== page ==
30 April 2013

Western Sahara: UN Renews Western Sahara Mandate - Still Lacks Human Rights Component

On Thursday, the Security Council unanimously adopted Resolution 2099, extending the peacekeeping mandate in Western Sahara for another year, until April 30, 2014.

However, a United States proposal for human rights monitoring and a reporting element for MINURSO was blocked by Morocco, leaving the mandate without a human rights component.

During a dialogue on human rights in Western Sahara at United Nations headquarters last month, speaker Ambassador António Gumende, the Republic of Mozambique's permanent representative to the UN, appealed for the urgent emancipation of the Sahrawi people from the illegal occupation of their territory by the Kingdom of Morocco.

According to Gumende, Sahrawi people are living in appalling socio-economic conditions and the panel unanimously called for an end to the impunity for the crimes committed against Sahrawi people, including state-sponsored intimidation and violence against critics of the regime.

The talk, organized by the Permanent Mission of South Africa and the Robert F. Kennedy Center for Justice and Human Rights, included President of the RFK Center Kerry Kennedy; Mozambique Ambassador António Gumende; actor and director Javier Bardem; and President of the Collective of Sahrawi Human Rights Defenders Aminatou Haidar.

"This is the moment that the UN has to make a decision about how to move forward in a way that is positive and in which they have to decide: are we going to do things that will enhance human rights, or maintain the status quo?" Kerry Kennedy, president of the Robert F. Kennedy Center for Justice & Human Rights, told MediaGlobal News.

After the withdrawal of Spain from Western Sahara in 1976, neighboring Morocco seized control of the region that has since seen continuous fighting between the Algeria-supported Frente Polisario and Morocco.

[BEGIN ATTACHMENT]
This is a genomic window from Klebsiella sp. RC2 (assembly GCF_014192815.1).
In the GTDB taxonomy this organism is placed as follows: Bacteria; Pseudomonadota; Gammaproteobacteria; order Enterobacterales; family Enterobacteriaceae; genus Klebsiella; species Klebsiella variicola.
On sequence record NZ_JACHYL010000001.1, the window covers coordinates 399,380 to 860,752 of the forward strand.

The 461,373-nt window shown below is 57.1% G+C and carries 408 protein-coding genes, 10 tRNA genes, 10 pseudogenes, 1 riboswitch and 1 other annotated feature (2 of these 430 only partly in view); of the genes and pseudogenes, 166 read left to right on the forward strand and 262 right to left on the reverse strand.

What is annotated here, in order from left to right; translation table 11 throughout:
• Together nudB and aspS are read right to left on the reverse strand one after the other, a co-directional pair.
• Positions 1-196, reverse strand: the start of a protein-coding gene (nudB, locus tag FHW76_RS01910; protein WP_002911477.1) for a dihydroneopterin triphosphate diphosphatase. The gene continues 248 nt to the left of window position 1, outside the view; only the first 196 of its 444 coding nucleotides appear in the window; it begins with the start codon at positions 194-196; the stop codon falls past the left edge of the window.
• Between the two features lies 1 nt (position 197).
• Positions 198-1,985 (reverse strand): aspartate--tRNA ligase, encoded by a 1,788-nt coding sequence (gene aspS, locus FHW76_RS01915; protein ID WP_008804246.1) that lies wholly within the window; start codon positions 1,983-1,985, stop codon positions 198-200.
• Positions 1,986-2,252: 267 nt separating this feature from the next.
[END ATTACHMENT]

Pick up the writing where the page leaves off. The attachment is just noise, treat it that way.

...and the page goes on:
Western journalists and human rights organizations are rarely allowed into the region and there is little documentation on the situation, according to Kennedy.

The Security Council established the United Nations Mission for the Referendum in Western Sahara (MINURSO) in 1991, brokering a ceasefire and deploying a monitoring force of approximately 200 persons to the territory.

However, according to Kennedy, the force lacks an independent human rights monitoring power and a referendum has yet to be held.

Juan E. Méndez, the Special Rapporteur on torture for the Human Rights Council (HRC), visited Western Sahara in September 2012 and reported that there was "evidence of excessive use of force and a tendency to use torture in interrogation when national security is involved, both in Morocco and Western Sahara."

As one of the RFK Center international human rights delegates who traveled to Western Sahara and the refugee camps in southern Algeria, Kennedy said she met hundreds of activists who were victims of intimidation, threats, detention, police brutality, torture, disappearance, and extrajudicial executions.

She explained that nearly all those cases were in retaliation against Sahrawi activists who dared to peacefully exercise their rights to free expression and association.

Kennedy called for an end to impunity for crimes against the Sahrawi people. The RFK Center delegation interviewed several lawyers who had taken more than 500 cases of nonviolent protesters who were beaten or murdered and always accused of a crime.

Of these 500 cases, only three of their clients have been acquitted since 1999 and only one state agent has been prosecuted in the last five years for perpetrating human rights abuses.

Emphasizing the importance of encouraging the Polisario front and the Kingdom of Morocco to continue negotiations for a mutually acceptable solution for the people of Western Sahara, Gumende asked the international community to continue supporting political parties to commit to and implement Security Council Resolution 2044.

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